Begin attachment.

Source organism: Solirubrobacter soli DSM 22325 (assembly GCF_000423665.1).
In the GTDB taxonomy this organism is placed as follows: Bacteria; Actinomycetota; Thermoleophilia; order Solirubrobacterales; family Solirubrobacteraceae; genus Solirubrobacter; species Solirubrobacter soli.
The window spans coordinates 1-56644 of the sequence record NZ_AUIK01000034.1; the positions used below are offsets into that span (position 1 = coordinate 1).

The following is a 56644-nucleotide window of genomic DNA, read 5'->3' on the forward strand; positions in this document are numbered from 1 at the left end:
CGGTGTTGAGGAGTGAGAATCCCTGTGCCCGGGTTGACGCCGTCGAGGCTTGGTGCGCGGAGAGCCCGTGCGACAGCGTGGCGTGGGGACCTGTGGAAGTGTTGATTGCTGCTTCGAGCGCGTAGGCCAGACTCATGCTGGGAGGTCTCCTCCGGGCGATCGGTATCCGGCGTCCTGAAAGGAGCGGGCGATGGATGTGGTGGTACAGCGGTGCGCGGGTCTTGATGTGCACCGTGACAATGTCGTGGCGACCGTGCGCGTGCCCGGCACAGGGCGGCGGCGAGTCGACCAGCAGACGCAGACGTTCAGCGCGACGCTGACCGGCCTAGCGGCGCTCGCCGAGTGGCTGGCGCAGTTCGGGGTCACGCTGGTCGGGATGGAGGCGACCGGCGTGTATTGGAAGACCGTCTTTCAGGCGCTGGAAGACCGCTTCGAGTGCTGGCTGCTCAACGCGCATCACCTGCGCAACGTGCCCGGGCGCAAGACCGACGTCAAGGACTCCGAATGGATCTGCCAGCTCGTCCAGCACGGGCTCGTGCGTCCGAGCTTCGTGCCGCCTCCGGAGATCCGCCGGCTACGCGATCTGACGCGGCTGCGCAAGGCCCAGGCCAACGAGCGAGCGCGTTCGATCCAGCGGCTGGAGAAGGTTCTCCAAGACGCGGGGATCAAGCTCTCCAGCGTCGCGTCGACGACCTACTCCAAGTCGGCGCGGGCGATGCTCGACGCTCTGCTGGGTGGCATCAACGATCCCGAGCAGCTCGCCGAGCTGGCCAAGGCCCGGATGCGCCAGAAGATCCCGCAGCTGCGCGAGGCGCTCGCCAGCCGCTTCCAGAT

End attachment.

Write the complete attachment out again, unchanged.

Source organism: Solirubrobacter soli DSM 22325 (assembly GCF_000423665.1).
In the GTDB taxonomy this organism is placed as follows: Bacteria; Actinomycetota; Thermoleophilia; order Solirubrobacterales; family Solirubrobacteraceae; genus Solirubrobacter; species Solirubrobacter soli.
The window spans coordinates 1-56644 of the sequence record NZ_AUIK01000034.1; the positions used below are offsets into that span (position 1 = coordinate 1).

The following is a 56644-nucleotide window of genomic DNA, read 5'->3' on the forward strand; positions in this document are numbered from 1 at the left end:
CGGTGTTGAGGAGTGAGAATCCCTGTGCCCGGGTTGACGCCGTCGAGGCTTGGTGCGCGGAGAGCCCGTGCGACAGCGTGGCGTGGGGACCTGTGGAAGTGTTGATTGCTGCTTCGAGCGCGTAGGCCAGACTCATGCTGGGAGGTCTCCTCCGGGCGATCGGTATCCGGCGTCCTGAAAGGAGCGGGCGATGGATGTGGTGGTACAGCGGTGCGCGGGTCTTGATGTGCACCGTGACAATGTCGTGGCGACCGTGCGCGTGCCCGGCACAGGGCGGCGGCGAGTCGACCAGCAGACGCAGACGTTCAGCGCGACGCTGACCGGCCTAGCGGCGCTCGCCGAGTGGCTGGCGCAGTTCGGGGTCACGCTGGTCGGGATGGAGGCGACCGGCGTGTATTGGAAGACCGTCTTTCAGGCGCTGGAAGACCGCTTCGAGTGCTGGCTGCTCAACGCGCATCACCTGCGCAACGTGCCCGGGCGCAAGACCGACGTCAAGGACTCCGAATGGATCTGCCAGCTCGTCCAGCACGGGCTCGTGCGTCCGAGCTTCGTGCCGCCTCCGGAGATCCGCCGGCTACGCGATCTGACGCGGCTGCGCAAGGCCCAGGCCAACGAGCGAGCGCGTTCGATCCAGCGGCTGGAGAAGGTTCTCCAAGACGCGGGGATCAAGCTCTCCAGCGTCGCGTCGACGACCTACTCCAAGTCGGCGCGGGCGATGCTCGACGCTCTGCTGGGTGGCATCAACGATCCCGAGCAGCTCGCCGAGCTGGCCAAGGCCCGGATGCGCCAGAAGATCCCGCAGCTGCGCGAGGCGCTCGCCAGCCGCTTCCAGAT